Let me remain, my dear General Rawlinson, your very regardful

Ferd. von Mueller



It seems that I cannot get a copy of the "Daily Telegraph" of Melbourne from the 15th july,16 in which I gave a short account of the telegraphic despatches sent me by Mr Giles. So I would now just add, that he was nine times attacked by the natives, probably in the Combat for water, that on one occasion he was dragged by the savages and severely wounded and miraculously escaped.

We have in Australia not yet the real desert breed of Camels; i.e., such wonderful creatures as Gerhard Rohlfs (in the cool season it is true) could use for 36 days with only once a scanty supply of water in all that time.17

An edited version of the letter appeared in Proceedings of the Royal Geographical Society (1874), vol. 19, pp. 53-6, under the heading 'Mr. Giles's Second Expedition — Letter from Dr. F. von Mueller'. See B75.13.07. Grammatical and spelling changes in the published version have not been noted; major omissions are noted. There is another version in Rawson (1948),, pp. 105-8, apparently based on the Proceedings version.
The MS has been marked up for publication; annotations made by the editor have not been noted.
Note not found.
Charlotte Waters telegraph station, SA.
At M’s instigation, the Alfred and Marie Range, WA, was named in honour of Queen Victoria’s second son, Alfred, Duke of Edinburgh, and his wife Maria Alexandrovna, daughter of Czar Alexander II of Russia, who had married on 23 January 1874 (ODNB).
his Excellency Sir George Bowen ... several years ago. is omitted from the printed version. The Czar had presented some valuable jasper to M (M to A Petermann, 14 July 1871; and Lucas (2013a), p. 25).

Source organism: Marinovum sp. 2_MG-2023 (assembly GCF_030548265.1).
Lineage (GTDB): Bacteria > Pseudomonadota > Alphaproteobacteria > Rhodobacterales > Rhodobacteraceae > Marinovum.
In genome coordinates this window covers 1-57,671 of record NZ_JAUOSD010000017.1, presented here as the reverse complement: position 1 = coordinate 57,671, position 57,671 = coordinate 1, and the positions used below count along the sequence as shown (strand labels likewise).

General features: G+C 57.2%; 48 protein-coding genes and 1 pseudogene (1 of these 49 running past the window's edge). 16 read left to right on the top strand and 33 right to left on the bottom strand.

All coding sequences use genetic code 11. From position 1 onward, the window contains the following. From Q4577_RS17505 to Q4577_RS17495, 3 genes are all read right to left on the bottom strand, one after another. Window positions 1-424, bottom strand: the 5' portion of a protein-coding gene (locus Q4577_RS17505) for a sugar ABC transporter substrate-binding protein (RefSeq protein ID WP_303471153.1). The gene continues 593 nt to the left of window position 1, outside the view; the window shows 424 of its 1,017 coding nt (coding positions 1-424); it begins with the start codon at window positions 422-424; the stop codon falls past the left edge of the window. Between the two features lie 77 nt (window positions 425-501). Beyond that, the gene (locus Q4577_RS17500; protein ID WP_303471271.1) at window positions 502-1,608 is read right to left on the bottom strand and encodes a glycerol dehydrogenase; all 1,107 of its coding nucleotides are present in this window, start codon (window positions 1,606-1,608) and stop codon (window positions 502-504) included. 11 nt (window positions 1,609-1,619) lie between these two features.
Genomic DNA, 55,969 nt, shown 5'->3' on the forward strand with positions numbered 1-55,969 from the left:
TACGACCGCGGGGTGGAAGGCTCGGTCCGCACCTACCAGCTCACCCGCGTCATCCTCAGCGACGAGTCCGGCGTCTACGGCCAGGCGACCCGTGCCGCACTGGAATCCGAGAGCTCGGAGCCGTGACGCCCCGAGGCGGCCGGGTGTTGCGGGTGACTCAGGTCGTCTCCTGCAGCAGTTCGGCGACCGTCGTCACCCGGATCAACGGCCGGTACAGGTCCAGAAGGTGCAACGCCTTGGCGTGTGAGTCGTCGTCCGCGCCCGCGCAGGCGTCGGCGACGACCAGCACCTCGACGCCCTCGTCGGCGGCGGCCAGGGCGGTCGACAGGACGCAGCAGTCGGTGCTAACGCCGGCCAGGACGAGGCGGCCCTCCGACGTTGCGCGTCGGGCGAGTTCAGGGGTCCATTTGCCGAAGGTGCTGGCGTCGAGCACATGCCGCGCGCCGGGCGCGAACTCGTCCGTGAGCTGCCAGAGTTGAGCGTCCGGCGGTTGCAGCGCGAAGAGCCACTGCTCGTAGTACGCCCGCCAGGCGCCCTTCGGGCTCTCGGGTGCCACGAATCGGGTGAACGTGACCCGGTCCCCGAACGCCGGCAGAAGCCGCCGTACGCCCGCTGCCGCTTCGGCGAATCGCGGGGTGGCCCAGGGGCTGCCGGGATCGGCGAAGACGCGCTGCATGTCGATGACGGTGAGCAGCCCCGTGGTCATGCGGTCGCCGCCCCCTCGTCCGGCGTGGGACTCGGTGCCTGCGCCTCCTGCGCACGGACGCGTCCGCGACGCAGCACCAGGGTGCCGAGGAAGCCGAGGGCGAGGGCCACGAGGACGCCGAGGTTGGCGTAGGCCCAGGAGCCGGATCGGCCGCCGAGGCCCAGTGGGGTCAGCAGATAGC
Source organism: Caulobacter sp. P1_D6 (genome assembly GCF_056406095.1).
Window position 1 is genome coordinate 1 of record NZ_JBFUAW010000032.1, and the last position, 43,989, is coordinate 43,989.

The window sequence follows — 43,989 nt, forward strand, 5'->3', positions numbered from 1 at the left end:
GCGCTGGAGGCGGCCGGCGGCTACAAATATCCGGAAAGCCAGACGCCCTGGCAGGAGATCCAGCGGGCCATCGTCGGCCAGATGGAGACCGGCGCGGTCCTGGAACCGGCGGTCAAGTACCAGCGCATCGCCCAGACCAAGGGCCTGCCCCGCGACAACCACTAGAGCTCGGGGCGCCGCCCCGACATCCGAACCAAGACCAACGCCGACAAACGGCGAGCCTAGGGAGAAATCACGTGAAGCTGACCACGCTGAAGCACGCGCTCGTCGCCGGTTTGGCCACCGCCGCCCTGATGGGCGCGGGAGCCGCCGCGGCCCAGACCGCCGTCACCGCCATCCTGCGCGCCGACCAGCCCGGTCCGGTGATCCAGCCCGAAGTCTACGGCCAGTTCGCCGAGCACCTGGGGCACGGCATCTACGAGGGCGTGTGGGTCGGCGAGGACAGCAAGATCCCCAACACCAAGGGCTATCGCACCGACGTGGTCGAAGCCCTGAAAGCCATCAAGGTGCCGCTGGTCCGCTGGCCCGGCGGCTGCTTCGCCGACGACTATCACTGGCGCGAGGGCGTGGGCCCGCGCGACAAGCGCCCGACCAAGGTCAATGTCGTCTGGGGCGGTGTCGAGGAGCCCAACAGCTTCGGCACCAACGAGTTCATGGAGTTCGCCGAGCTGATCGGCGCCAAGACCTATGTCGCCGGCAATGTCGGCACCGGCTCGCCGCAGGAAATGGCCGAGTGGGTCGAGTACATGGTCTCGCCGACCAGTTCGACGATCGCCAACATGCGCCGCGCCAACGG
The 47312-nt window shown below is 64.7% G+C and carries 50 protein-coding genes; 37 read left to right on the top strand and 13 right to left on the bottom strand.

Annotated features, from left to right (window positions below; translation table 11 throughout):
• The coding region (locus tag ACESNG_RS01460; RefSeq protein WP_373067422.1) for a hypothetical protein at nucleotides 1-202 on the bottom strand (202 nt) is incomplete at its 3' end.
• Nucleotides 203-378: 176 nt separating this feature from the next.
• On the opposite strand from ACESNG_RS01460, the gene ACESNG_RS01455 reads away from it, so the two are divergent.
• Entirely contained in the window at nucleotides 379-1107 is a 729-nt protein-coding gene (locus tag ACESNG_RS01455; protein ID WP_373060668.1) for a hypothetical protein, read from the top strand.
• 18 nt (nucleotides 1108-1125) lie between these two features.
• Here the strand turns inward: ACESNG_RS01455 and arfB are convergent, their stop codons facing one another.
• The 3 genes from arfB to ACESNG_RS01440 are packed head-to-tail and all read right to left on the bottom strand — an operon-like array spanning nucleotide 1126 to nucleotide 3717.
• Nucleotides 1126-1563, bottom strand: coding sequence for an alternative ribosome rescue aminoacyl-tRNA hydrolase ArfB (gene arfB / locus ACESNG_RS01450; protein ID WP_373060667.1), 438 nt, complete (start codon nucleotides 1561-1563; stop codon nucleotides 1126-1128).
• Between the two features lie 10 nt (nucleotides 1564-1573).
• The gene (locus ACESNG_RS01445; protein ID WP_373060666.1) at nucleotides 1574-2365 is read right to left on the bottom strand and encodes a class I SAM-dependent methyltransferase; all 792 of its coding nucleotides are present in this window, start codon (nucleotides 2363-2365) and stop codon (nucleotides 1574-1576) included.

Mr Giles … a few days marginal note on p. 4 of the MS.
B69.06.02; see also M to E. Drouyn de Lhuys, 7 December 1867, published in Bulletin de la Société Impériale Zoologique d'Acclimatation, series 2, vol. 6, p. 146 (B68.05.01).
Gerhard Rohlfs crossed from Tripoli on the Mediterranean through Libya, Niger and Nigeria to Lagos on the Gulf of Guinea in 1865-6.
those interlined.
& Mr Ross, … of South Australia Is omitted from the printed version.
North Australian Expedition, 1855-6.
‘Mr Giles’s Explorations’, Daily telegraph (Melbourne), 15 July 1874, p. 3. The article begins, ‘Baron von Mueller has received further telegrams from Mr. Ernest Giles…’; see E. Giles to M, 13 July 1874 (in this edition as 74-07-13a) and E. Giles to M, 14 July 1874 (in this edition as 74-07-14d).
The second PS paragraph is written in the margin of the last page of the letter.

Please cite as “FVM-74-08-10a,” in Correspondence of Ferdinand von Mueller, edited by R.W. Home, Thomas A. Darragh, A.M. Lucas, Sara Maroske, D.M. Sinkora, J.H. Voigt and Monika Wells accessed on 7 October 2022,